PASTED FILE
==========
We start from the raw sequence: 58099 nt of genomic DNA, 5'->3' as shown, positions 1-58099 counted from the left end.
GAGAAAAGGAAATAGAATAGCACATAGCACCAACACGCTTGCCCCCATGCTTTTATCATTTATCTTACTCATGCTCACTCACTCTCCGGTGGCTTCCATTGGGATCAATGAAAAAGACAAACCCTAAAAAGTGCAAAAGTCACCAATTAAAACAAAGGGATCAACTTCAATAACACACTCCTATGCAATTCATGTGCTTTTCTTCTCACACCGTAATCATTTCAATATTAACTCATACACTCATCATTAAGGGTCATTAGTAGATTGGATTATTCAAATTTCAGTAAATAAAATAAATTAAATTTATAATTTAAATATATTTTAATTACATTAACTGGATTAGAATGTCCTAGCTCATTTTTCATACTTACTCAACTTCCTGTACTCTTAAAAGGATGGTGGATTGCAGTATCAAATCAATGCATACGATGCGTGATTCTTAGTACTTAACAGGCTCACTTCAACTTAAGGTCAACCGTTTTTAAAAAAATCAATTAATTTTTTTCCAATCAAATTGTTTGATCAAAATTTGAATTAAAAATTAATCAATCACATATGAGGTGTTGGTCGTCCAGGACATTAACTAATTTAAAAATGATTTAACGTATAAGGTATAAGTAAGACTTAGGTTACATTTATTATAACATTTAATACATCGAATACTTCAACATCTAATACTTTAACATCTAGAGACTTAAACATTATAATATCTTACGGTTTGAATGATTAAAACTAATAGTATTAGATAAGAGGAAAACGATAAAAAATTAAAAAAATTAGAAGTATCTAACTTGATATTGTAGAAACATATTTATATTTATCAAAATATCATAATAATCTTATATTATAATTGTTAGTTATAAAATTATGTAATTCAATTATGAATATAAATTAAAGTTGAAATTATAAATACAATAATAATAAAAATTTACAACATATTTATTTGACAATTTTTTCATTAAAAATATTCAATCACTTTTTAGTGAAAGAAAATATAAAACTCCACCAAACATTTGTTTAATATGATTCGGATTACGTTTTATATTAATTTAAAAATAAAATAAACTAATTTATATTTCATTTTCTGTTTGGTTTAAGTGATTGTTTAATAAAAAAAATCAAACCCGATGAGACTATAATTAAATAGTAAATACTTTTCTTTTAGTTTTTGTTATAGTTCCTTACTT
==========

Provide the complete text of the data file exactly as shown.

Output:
We start from the raw sequence: 58099 nt of genomic DNA, 5'->3' as shown, positions 1-58099 counted from the left end.
GAGAAAAGGAAATAGAATAGCACATAGCACCAACACGCTTGCCCCCATGCTTTTATCATTTATCTTACTCATGCTCACTCACTCTCCGGTGGCTTCCATTGGGATCAATGAAAAAGACAAACCCTAAAAAGTGCAAAAGTCACCAATTAAAACAAAGGGATCAACTTCAATAACACACTCCTATGCAATTCATGTGCTTTTCTTCTCACACCGTAATCATTTCAATATTAACTCATACACTCATCATTAAGGGTCATTAGTAGATTGGATTATTCAAATTTCAGTAAATAAAATAAATTAAATTTATAATTTAAATATATTTTAATTACATTAACTGGATTAGAATGTCCTAGCTCATTTTTCATACTTACTCAACTTCCTGTACTCTTAAAAGGATGGTGGATTGCAGTATCAAATCAATGCATACGATGCGTGATTCTTAGTACTTAACAGGCTCACTTCAACTTAAGGTCAACCGTTTTTAAAAAAATCAATTAATTTTTTTCCAATCAAATTGTTTGATCAAAATTTGAATTAAAAATTAATCAATCACATATGAGGTGTTGGTCGTCCAGGACATTAACTAATTTAAAAATGATTTAACGTATAAGGTATAAGTAAGACTTAGGTTACATTTATTATAACATTTAATACATCGAATACTTCAACATCTAATACTTTAACATCTAGAGACTTAAACATTATAATATCTTACGGTTTGAATGATTAAAACTAATAGTATTAGATAAGAGGAAAACGATAAAAAATTAAAAAAATTAGAAGTATCTAACTTGATATTGTAGAAACATATTTATATTTATCAAAATATCATAATAATCTTATATTATAATTGTTAGTTATAAAATTATGTAATTCAATTATGAATATAAATTAAAGTTGAAATTATAAATACAATAATAATAAAAATTTACAACATATTTATTTGACAATTTTTTCATTAAAAATATTCAATCACTTTTTAGTGAAAGAAAATATAAAACTCCACCAAACATTTGTTTAATATGATTCGGATTACGTTTTATATTAATTTAAAAATAAAATAAACTAATTTATATTTCATTTTCTGTTTGGTTTAAGTGATTGTTTAATAAAAAAAATCAAACCCGATGAGACTATAATTAAATAGTAAATACTTTTCTTTTAGTTTTTGTTATAGTTCCTTACTT